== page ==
When it comes to Congress, history has taught us that pushing for an issue is better done with a common goal than a divided one. Take immigration reform, for instance. The last time that serious comprehensive immigration legislation was introduced and reviewed by those on the Hill was in 2007. What was one of the contributing factors that eventually led to its failure to pass? Obvious enough, it was the inability of groups to come together in a singular voice. Different organizations each had their own take on what immigration reform meant. They each had divergent expectations of what was needed to meet the needs of illegal immigrants and American society. This is not to say that they never agreed, but that their failure to provide an entirely unified set of principles ultimately hindered the strength of the legislation.
Having learned from their mistakes, two of the major labor organizations have recently decided to join forces in tackling the issue moving forward. Leaders from AFL-CIO and Change to Win announced that they will come to an accord and provide to President Obama and Congress a mutual set of goals for the reform. This will prove to be very helpful for the President as he revisits the issue in the near future. In a statement to the NY Times, John Sweeney, president of AFL-CIO, stated that “the labor movement will work together to make sure that the White House as well as Congress understand that we speak about immigration reform with one voice.”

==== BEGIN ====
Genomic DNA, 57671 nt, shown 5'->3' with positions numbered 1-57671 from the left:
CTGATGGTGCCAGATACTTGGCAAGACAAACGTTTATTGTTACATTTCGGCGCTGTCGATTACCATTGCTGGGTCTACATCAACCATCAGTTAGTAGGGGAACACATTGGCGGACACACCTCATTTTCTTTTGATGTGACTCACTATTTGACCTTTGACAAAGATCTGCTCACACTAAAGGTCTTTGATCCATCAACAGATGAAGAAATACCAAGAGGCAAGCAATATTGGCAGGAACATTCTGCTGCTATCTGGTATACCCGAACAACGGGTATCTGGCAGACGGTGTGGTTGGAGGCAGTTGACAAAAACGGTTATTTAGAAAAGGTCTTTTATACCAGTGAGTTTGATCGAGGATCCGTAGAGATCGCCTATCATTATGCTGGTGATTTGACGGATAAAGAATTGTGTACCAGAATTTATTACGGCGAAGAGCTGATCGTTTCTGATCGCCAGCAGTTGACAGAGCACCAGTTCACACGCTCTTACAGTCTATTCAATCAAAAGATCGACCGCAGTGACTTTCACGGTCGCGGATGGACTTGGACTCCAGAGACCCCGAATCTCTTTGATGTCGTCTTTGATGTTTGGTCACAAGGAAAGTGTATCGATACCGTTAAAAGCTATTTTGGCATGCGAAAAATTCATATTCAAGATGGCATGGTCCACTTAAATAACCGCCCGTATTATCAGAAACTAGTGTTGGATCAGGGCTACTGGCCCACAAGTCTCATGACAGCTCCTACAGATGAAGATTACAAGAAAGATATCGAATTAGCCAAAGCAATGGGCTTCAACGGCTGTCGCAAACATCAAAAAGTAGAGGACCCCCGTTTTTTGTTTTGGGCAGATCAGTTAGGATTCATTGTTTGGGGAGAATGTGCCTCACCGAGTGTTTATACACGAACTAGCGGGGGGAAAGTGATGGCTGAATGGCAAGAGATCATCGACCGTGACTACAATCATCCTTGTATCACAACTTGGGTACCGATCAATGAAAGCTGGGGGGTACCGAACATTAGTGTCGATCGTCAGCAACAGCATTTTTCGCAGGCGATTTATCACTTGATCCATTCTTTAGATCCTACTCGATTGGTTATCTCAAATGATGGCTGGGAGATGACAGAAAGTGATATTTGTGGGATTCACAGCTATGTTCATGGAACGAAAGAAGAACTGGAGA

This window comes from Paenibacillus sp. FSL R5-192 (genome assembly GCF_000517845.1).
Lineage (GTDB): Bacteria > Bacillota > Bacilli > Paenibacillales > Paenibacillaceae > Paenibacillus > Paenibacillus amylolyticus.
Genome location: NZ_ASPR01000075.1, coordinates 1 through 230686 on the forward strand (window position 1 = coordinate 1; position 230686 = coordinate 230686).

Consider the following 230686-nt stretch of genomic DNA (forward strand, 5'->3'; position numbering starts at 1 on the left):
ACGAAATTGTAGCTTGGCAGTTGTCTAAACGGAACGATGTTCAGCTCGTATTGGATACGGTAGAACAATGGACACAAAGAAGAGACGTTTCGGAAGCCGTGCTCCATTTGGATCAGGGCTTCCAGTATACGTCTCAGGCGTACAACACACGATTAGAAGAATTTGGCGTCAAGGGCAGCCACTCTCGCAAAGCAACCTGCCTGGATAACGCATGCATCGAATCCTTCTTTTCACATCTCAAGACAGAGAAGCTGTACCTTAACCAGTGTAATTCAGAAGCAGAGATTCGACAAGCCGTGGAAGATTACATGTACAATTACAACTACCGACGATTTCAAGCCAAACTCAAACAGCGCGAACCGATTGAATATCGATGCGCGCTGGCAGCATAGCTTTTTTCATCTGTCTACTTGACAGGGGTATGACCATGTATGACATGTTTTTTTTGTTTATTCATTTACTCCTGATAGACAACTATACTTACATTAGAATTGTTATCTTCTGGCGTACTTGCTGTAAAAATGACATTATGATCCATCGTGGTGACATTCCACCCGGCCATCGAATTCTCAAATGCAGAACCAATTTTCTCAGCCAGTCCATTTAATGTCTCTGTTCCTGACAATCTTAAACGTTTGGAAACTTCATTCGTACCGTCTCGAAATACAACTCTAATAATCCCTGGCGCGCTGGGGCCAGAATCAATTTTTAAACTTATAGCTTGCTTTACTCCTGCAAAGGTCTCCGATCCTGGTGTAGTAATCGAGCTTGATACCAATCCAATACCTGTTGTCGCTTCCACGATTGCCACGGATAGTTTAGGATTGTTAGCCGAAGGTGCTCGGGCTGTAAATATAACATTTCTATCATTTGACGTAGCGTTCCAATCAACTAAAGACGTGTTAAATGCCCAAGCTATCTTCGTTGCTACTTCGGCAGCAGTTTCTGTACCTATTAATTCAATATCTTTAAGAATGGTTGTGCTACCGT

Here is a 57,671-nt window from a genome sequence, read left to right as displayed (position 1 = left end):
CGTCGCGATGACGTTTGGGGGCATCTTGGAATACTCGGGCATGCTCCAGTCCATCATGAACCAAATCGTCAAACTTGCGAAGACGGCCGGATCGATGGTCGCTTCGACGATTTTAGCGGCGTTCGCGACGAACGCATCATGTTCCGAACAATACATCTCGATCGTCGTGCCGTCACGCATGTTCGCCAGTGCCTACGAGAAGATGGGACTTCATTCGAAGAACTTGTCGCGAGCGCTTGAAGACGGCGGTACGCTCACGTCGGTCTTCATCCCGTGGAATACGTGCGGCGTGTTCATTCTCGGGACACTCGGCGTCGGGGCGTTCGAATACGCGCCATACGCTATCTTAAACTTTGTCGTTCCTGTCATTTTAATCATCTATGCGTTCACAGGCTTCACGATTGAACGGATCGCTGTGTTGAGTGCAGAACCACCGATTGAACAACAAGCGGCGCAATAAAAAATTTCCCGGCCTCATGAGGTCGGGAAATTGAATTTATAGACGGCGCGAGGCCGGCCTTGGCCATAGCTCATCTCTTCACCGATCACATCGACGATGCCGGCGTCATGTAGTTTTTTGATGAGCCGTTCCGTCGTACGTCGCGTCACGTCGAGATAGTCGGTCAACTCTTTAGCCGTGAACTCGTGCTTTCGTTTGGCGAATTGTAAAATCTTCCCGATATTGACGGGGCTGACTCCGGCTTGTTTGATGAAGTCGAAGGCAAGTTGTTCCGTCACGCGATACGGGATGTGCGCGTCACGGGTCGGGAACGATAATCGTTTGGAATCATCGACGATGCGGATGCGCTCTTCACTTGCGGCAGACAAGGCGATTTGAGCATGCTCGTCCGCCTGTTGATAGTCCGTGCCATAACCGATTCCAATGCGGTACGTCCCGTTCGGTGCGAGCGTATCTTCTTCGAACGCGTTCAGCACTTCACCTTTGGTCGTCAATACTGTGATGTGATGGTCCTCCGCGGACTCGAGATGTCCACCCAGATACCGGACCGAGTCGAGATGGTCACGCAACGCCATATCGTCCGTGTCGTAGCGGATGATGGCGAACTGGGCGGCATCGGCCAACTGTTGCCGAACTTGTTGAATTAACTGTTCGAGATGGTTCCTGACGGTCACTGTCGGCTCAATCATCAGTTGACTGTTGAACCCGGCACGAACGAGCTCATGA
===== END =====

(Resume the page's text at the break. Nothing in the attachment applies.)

Despite the benefits of such a union, opponents are still wary of several aspects of immigration reform, including winning the support of the business community and the method that Congress will use to determine how large the temporary worker program needs to be. The two federations have recommended establishing a depoliticized and independent commission, who will determine what the appropriate intake of temporary workers is based on the market demand at given periods. Many within the labor movement call for a shrinking of this program, because it forces workers to remain employed by one entity. This often facilitates violations of rights. With this in mind, the AFL-CIO and Change to Win decided to use workers’ rights as a means of reaching consensus between their visions.
– Marianne Peterson